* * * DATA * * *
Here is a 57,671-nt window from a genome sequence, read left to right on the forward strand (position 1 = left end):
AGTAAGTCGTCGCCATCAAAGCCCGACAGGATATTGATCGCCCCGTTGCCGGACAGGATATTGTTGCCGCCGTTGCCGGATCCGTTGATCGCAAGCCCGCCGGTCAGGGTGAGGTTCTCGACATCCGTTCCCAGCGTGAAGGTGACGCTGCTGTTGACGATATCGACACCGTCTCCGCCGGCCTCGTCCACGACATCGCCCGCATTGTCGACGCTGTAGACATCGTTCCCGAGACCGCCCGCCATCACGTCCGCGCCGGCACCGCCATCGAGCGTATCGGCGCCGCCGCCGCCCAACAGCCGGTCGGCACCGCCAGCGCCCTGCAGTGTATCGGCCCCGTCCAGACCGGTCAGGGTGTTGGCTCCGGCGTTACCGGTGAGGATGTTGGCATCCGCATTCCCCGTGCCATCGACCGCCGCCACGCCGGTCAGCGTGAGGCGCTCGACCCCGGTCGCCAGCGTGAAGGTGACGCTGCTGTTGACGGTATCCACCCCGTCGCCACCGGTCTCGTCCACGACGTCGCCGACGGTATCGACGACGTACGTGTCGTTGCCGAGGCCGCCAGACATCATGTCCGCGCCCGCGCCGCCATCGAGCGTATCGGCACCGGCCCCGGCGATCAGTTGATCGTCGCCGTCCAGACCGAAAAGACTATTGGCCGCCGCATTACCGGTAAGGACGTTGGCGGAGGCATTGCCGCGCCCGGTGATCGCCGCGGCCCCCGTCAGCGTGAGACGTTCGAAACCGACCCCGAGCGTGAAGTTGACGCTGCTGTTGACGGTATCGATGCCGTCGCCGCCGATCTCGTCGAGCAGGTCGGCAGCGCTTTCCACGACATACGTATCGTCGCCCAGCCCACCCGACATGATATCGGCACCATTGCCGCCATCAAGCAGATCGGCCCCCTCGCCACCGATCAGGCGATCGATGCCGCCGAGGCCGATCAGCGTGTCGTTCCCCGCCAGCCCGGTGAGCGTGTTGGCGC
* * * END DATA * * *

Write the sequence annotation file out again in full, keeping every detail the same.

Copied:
Here is a 57,671-nt window from a genome sequence, read left to right on the forward strand (position 1 = left end):
AGTAAGTCGTCGCCATCAAAGCCCGACAGGATATTGATCGCCCCGTTGCCGGACAGGATATTGTTGCCGCCGTTGCCGGATCCGTTGATCGCAAGCCCGCCGGTCAGGGTGAGGTTCTCGACATCCGTTCCCAGCGTGAAGGTGACGCTGCTGTTGACGATATCGACACCGTCTCCGCCGGCCTCGTCCACGACATCGCCCGCATTGTCGACGCTGTAGACATCGTTCCCGAGACCGCCCGCCATCACGTCCGCGCCGGCACCGCCATCGAGCGTATCGGCGCCGCCGCCGCCCAACAGCCGGTCGGCACCGCCAGCGCCCTGCAGTGTATCGGCCCCGTCCAGACCGGTCAGGGTGTTGGCTCCGGCGTTACCGGTGAGGATGTTGGCATCCGCATTCCCCGTGCCATCGACCGCCGCCACGCCGGTCAGCGTGAGGCGCTCGACCCCGGTCGCCAGCGTGAAGGTGACGCTGCTGTTGACGGTATCCACCCCGTCGCCACCGGTCTCGTCCACGACGTCGCCGACGGTATCGACGACGTACGTGTCGTTGCCGAGGCCGCCAGACATCATGTCCGCGCCCGCGCCGCCATCGAGCGTATCGGCACCGGCCCCGGCGATCAGTTGATCGTCGCCGTCCAGACCGAAAAGACTATTGGCCGCCGCATTACCGGTAAGGACGTTGGCGGAGGCATTGCCGCGCCCGGTGATCGCCGCGGCCCCCGTCAGCGTGAGACGTTCGAAACCGACCCCGAGCGTGAAGTTGACGCTGCTGTTGACGGTATCGATGCCGTCGCCGCCGATCTCGTCGAGCAGGTCGGCAGCGCTTTCCACGACATACGTATCGTCGCCCAGCCCACCCGACATGATATCGGCACCATTGCCGCCATCAAGCAGATCGGCCCCCTCGCCACCGATCAGGCGATCGATGCCGCCGAGGCCGATCAGCGTGTCGTTCCCCGCCAGCCCGGTGAGCGTGTTGGCGC